Abraham Cable Business Associations Fall 2012
P = Principal
A = Agent
T = Third Party
Is there an agency relationship between A and P?
Legal Standard (from Restatement §1)
• Manifestation of consent by P to A that A shall act
– On P’s behalf and
– Subject to P’s control and
• A consents to so act
• Manifestation of consent by P?
– Contract not required
– Gorton had a conversation w/ Doty
– Gorton gave Doty her keys
• A’s consent?
– Doty drove Gorton’s car
• A acting on P’s behalf?
– Dissent, no
– Majority, yes
• Subject to P’s control?
– Majority held that P manifested control over A b/c P
– Designated the driver
– Designated purpose
• P’s manifestation of consent
– Directed Warren to implement recommendations
– Terminology of agreements didn’t control
• A acting on P’s behalf
– Procured grain for Cargill (think about benefits)
– Cargill’s name appeared on checks and forms
• Subject to P’s control?
– Not ordinary creditor-debtor relationship
• Ex. business improvement recommendations; Right of first refusal, criticisms of finances, salaries and inventory, “Strong paternal guidance,” providing draft forms with (Cargill’s name)
– Not ordinary buyer-supplier relationship
• No “independent business”
• All financing from Cargill
• Almost all business with Cargill
Categories of Agency Authority
• Actual Authority
• Apparent Authority
• Undisclosed principals (Restatement (Third))
– A.k.a. inherent authority (Restatement (Second))
Why Does Authority Matter? Restatement §6.01-6.03
• When A acts with actual or apparent authority, P and T are bound
• For the most part,* P isn’t bound if A acts outside authority
• (A acting within authority is generally not bound, if existence and identity of P are disclosed)
*Undisclosed principal liability, ratification, and estoppel are exceptions
• Did Bill have actual express authority to hire Sam?
– Probably not, b/c express instructions referred to Petty
• Did Bill have actual implied authority to hire Sam?
– Yes based on necessity and past transactions (as interpreted by Bill)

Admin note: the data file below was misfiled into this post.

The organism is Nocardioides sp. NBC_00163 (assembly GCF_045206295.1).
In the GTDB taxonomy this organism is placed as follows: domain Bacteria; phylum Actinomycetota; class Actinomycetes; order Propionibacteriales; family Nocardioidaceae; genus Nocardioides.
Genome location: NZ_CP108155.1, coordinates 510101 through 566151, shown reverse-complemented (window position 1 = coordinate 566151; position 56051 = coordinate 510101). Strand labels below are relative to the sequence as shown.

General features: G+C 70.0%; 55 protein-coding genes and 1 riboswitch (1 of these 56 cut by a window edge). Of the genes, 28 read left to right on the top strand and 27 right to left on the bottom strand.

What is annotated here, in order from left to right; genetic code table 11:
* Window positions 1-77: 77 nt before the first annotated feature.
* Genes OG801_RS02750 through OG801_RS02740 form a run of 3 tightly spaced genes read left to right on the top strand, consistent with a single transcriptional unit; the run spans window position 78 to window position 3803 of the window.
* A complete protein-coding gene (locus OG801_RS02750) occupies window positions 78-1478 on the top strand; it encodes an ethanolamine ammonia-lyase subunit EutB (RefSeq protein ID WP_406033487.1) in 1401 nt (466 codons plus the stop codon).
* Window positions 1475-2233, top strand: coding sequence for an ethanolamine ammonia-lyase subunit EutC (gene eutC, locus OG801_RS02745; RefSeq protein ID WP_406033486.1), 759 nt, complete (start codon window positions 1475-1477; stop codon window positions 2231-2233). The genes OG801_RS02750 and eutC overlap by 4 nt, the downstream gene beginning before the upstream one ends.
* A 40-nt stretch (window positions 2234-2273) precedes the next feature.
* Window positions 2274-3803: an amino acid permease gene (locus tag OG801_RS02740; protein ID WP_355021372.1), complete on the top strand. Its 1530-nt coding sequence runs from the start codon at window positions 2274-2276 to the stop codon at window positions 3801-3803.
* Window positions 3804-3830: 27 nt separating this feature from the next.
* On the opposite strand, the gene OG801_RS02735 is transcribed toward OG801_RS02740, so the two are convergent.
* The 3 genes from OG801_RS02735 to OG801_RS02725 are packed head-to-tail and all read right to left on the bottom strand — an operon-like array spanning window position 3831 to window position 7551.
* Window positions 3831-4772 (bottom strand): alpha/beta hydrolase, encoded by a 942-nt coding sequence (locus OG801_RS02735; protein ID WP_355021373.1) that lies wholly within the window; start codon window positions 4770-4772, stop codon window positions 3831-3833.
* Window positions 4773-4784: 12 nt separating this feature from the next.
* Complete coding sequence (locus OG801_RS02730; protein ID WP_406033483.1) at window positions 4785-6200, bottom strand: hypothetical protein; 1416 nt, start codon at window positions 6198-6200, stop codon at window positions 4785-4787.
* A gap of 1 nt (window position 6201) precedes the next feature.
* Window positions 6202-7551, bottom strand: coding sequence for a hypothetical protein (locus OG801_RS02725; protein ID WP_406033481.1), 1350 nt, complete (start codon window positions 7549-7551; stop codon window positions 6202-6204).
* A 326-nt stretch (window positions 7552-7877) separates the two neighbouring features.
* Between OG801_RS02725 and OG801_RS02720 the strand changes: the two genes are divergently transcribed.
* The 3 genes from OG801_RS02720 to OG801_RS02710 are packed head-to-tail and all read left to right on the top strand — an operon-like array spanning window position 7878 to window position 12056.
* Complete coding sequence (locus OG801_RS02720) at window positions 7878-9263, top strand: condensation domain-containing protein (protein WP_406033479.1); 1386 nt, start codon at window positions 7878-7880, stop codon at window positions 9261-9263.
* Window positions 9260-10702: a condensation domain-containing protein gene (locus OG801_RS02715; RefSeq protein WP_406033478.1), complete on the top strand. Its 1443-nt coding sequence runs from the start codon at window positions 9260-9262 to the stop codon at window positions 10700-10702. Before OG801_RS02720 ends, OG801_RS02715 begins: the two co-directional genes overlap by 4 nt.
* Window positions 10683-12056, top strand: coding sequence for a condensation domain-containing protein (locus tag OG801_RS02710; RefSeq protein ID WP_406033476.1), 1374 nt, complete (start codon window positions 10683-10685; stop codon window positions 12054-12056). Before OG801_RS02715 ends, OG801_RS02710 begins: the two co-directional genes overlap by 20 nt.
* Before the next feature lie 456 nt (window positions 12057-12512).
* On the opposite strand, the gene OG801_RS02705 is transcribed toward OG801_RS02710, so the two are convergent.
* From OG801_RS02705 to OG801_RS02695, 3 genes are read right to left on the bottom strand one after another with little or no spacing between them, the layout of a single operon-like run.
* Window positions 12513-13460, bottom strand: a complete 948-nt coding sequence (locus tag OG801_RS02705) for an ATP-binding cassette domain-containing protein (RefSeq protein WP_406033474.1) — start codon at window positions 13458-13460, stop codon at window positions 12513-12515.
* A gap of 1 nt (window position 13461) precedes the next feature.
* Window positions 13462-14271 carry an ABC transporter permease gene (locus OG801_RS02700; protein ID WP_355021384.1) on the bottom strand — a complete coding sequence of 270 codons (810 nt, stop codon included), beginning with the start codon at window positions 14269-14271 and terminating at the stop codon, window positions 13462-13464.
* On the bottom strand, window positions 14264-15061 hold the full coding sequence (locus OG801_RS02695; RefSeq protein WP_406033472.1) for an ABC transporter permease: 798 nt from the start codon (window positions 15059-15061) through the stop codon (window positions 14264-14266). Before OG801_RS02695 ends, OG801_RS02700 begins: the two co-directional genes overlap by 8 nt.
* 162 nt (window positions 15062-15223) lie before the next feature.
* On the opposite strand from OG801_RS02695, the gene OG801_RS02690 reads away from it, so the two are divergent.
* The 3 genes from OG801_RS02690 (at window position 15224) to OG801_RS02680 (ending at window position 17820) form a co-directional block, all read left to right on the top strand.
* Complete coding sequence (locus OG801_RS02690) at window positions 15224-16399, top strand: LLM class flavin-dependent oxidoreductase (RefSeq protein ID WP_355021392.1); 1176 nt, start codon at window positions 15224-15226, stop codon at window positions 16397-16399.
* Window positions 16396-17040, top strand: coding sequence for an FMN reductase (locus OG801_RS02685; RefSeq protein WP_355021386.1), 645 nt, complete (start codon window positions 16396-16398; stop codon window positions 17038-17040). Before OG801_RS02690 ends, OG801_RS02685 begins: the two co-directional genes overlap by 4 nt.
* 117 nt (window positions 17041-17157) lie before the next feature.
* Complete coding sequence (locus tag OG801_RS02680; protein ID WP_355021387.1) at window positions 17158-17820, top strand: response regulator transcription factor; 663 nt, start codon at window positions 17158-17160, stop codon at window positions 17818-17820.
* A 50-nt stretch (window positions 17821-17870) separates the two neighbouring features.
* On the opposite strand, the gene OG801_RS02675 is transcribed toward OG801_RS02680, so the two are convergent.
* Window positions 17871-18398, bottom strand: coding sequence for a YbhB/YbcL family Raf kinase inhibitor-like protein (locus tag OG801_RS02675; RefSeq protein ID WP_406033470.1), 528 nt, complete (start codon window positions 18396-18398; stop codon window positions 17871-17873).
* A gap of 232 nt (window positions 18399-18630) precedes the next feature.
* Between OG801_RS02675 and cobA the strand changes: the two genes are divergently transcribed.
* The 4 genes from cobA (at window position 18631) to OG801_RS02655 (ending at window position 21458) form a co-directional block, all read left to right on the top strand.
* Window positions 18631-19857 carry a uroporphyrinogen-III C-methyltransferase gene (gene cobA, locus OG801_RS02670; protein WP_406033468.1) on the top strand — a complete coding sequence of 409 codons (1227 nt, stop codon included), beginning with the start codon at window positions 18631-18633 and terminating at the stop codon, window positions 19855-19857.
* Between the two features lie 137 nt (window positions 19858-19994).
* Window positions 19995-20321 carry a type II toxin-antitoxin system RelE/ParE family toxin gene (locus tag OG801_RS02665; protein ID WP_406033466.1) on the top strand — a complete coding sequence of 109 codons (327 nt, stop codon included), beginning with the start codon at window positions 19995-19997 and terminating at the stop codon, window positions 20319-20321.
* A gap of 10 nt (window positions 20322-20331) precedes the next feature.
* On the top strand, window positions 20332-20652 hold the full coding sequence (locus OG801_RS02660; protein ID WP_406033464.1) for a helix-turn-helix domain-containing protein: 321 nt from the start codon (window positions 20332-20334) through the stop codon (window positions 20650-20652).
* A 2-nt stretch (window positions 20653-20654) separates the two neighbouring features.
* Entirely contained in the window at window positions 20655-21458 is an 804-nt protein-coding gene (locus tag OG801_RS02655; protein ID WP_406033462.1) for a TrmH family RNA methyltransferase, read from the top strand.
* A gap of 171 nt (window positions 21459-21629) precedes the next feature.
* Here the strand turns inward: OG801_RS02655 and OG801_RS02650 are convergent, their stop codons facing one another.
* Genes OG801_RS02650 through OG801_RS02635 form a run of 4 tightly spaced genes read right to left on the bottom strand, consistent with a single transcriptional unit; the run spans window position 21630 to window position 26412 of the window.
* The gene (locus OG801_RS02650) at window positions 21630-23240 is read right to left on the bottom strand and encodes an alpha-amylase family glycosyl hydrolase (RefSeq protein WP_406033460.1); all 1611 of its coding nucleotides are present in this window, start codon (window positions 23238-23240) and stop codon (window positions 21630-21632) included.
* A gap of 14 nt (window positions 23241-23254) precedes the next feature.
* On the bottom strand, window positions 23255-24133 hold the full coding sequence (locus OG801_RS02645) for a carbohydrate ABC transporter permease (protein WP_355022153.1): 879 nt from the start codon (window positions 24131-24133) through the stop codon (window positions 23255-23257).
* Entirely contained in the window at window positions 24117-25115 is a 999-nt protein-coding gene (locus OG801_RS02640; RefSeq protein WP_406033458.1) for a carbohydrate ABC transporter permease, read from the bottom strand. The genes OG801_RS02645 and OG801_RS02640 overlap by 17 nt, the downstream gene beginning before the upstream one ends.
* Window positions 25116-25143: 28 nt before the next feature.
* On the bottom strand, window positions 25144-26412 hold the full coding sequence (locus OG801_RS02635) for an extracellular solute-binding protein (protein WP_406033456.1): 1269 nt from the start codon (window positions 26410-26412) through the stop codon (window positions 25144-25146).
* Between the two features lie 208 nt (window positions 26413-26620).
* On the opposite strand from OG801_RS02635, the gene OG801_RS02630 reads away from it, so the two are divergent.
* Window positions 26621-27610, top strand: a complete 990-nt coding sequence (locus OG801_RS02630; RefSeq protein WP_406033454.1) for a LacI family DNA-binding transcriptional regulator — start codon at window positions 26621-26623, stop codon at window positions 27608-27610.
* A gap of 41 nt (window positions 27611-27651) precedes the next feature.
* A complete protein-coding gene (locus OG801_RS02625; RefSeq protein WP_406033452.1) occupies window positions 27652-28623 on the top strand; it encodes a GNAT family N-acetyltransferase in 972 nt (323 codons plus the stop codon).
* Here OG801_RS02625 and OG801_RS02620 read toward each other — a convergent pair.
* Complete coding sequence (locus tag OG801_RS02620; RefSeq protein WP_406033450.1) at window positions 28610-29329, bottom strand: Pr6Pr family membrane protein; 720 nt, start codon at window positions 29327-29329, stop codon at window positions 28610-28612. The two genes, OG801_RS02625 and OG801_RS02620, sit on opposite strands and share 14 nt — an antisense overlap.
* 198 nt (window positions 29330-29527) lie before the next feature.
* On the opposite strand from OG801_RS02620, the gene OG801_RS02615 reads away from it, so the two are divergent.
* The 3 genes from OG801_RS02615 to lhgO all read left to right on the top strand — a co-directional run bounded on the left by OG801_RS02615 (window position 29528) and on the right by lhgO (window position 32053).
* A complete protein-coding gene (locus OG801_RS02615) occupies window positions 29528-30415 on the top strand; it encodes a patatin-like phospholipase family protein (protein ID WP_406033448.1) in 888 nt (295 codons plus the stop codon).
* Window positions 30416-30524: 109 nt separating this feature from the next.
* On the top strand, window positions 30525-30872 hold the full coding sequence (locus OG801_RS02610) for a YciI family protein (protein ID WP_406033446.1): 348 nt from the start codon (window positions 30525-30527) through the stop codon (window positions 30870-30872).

• Did Bill have apparent authority to hire Sam?
– Yes based on past transactions (as interpreted by Sam)
AGENCY: Undisclosed Principals
Undisclosed Principals a.k.a. Watteau-Fenwick Liability
Undisclosed P can't rely on unusually narrow instructions to agent
• Did Humble have actual express authority to order cigars and bovril?
– No, b/c this was contrary to the express agreement with Watteau
• Did Humble have actual implied authority to …?
– No, again, b/c the express agreement was clear
• Did Humble have apparent authority to …?
– No, b/c T here didn’t even know P existed (undisclosed principal)
• C: Watteau must pay for the cigars and bovril
• R: Undisclosed principals are liable to Third Parties for the unauthorized acts of their Agen
inconsistent with H leasing his 1/2
AGENCY: Ratification & Estoppel
Hoddeson v. Koos Bros.
• H buys furniture from a nice looking guy at a furniture store
• Turns out, this “sales person” was imposter
• I: Is furniture store bound?
• No apparent authority:
• Store did not hold out as agent
• No undisclosed principal (Watteau) liability
• No underlying agency relationship
• No Ratification
• Store never accepted the results
• The court’s rule: Alleged P can’t deny agency when reasonable surveillance and supervision would’ve stopped imposter
• Restatement §2.05:
• T detrimentally relies on imposter and
• Alleged P intentionally or carelessly caused belief or
• Alleged P was on notice and didn’t take reasonable steps
Liability of Principals to 3rd Parties in Tort (Vicarious Liability)
• Respondeat Superior: An employer is subject to liability for torts committed by its employees while acting within the scope of their employment (Restatement §2.04)
• Definition of Employee: Agent + principal controls or has right to control manner and means of work (Restatement §7.07(3))
• Scope of Employment: Doesn’t include independent course of conduct not intended to serve employer’s purposes (Restatement § 7.07)